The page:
Step 1
Remove any threat to the animal. This may mean locking up cats and dogs until the animal is rescued by a licensed rescuer.

Step 2
Minimise stress by placing a towel or blanket over the animal, then gently place in a box. Put the box in a warm, quiet, dark room and DO NOT DISTURB. The stress associated with human contact can result in death.

Step 3
Seek advice.www.fauna.org.au has a wildlife rehabilitation directory which can be searched by state and territory. Users of this information can help by keeping the information up to date. There is an add, delete and change option on the website for this purpose.

Editors Note: If you find any injured wildlife (whether in a national park or not) contact your local wildlife rehabilitation organisation.

For stranded whales, seals or dolphins contact the nearest National Parks and Wildlife Service office.

This Peel Zoo rabbit has a friend
This Peel Zoo rabbit has a friend

Defensivedriving helps keep you and animals safe:

Watch out for livestock, kangaroos and other wildlife crossing the road (particularly just near sunrise or near sunset). Plan your touring to avoid starting too early or coming in off the road too late. Keep your speed down. Look for movement.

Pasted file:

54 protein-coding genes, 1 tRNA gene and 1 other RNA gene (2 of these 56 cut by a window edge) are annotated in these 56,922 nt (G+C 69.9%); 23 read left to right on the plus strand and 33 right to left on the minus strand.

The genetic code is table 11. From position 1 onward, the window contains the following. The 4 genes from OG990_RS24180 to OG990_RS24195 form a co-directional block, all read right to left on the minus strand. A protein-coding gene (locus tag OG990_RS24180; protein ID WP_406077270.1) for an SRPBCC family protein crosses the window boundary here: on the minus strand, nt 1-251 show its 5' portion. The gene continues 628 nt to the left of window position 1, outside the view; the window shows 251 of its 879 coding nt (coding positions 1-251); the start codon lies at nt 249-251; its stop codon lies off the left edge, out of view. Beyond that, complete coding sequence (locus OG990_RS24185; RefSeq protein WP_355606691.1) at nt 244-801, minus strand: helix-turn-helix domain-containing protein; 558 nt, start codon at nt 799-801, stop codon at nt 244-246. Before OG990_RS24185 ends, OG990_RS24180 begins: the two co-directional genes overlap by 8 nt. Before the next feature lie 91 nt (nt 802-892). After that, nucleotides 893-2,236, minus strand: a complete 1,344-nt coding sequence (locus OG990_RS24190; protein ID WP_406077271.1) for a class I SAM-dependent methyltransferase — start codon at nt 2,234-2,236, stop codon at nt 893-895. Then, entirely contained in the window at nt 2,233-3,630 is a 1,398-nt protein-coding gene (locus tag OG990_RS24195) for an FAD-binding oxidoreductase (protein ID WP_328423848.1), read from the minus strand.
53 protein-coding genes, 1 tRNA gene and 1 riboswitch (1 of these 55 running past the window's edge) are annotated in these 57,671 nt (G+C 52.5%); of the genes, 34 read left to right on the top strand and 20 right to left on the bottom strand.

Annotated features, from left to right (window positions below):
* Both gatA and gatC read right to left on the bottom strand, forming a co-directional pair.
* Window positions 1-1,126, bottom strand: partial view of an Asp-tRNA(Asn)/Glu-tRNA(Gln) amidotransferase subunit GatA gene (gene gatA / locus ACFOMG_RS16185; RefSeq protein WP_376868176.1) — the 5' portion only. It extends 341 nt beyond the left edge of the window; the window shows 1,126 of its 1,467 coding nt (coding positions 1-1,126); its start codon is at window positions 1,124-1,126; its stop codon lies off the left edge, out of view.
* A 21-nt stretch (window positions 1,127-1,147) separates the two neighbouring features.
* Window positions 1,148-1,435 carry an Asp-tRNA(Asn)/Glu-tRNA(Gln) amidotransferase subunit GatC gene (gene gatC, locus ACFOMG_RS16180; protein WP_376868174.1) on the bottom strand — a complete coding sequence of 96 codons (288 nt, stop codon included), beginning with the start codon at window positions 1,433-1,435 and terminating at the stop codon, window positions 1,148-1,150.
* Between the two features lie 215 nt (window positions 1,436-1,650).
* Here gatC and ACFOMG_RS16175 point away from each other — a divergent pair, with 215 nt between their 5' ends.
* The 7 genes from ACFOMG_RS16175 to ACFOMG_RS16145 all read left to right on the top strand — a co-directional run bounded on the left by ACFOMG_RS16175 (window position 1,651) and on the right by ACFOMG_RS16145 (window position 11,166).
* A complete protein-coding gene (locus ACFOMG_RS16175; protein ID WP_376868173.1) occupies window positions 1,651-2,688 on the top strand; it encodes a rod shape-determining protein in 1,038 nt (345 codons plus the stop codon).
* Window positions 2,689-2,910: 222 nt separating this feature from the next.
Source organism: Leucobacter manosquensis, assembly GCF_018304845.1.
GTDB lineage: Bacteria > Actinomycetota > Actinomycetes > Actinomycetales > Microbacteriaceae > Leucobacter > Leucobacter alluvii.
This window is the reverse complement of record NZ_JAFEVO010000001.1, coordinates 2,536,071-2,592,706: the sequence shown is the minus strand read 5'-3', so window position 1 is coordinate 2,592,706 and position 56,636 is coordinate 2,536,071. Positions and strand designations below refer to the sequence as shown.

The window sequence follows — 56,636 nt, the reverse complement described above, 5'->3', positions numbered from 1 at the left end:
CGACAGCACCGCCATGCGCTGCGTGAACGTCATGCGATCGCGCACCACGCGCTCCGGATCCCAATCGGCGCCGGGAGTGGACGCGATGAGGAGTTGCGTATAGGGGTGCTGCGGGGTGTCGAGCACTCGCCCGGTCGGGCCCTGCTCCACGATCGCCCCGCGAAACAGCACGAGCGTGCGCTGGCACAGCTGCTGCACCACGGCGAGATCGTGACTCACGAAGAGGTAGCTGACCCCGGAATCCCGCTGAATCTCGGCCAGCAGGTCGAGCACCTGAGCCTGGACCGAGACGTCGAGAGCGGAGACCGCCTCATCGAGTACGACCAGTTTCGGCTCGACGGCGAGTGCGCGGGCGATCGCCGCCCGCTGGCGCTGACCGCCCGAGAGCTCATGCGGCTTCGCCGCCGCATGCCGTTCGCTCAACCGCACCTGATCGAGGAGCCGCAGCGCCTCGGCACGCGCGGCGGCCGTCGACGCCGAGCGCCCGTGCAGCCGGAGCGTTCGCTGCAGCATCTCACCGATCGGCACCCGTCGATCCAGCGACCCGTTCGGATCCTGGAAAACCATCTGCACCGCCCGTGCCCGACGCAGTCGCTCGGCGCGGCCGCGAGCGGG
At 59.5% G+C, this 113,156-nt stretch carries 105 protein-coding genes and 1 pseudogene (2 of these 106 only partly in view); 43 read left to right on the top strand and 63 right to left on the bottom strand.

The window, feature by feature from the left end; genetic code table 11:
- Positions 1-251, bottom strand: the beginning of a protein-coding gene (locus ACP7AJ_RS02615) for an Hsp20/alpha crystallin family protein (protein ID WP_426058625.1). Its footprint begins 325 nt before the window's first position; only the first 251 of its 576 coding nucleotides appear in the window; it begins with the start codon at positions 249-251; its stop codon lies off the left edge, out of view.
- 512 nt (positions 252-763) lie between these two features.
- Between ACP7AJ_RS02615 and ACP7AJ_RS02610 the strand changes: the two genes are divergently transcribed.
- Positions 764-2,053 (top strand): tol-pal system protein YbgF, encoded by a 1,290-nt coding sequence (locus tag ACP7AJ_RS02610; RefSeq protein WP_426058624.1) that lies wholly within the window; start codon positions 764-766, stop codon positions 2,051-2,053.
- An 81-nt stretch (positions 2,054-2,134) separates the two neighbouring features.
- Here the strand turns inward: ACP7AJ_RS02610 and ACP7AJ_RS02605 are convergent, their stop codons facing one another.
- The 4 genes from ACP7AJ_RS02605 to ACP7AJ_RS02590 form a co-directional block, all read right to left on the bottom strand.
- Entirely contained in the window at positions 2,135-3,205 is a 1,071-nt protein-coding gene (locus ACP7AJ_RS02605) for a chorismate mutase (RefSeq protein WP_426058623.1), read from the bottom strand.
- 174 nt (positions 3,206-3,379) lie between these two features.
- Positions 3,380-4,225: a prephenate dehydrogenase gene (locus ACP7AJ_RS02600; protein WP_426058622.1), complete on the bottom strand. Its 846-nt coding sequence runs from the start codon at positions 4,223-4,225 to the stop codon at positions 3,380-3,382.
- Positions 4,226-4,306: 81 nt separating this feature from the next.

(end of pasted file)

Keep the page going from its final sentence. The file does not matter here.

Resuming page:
Try to slow down, especially after dark. Many animals needlessly become victims simply because people drive too fast to avoid hitting them. Speed poses a risk to human safety as well.

Be fully alert and anticipate that you will find a wild animal around the next corner.

If the worst happens and collision with an animal cannot be avoided DO NOT SWERVE to avoid impact. Losing control and perhaps rolling your vehicle makes a bad situation much worse.

Brake if possible but avoid locking brakes particularly if towing a caravan or trailer. This particularly applies in wet conditions, on slippery surfaces and towing down hill.

Wild animals are unpredictable and do not understand that the approaching lights on a vehicle means danger. They can be scared into erratic behaviour and dart straight out in front of the motorist.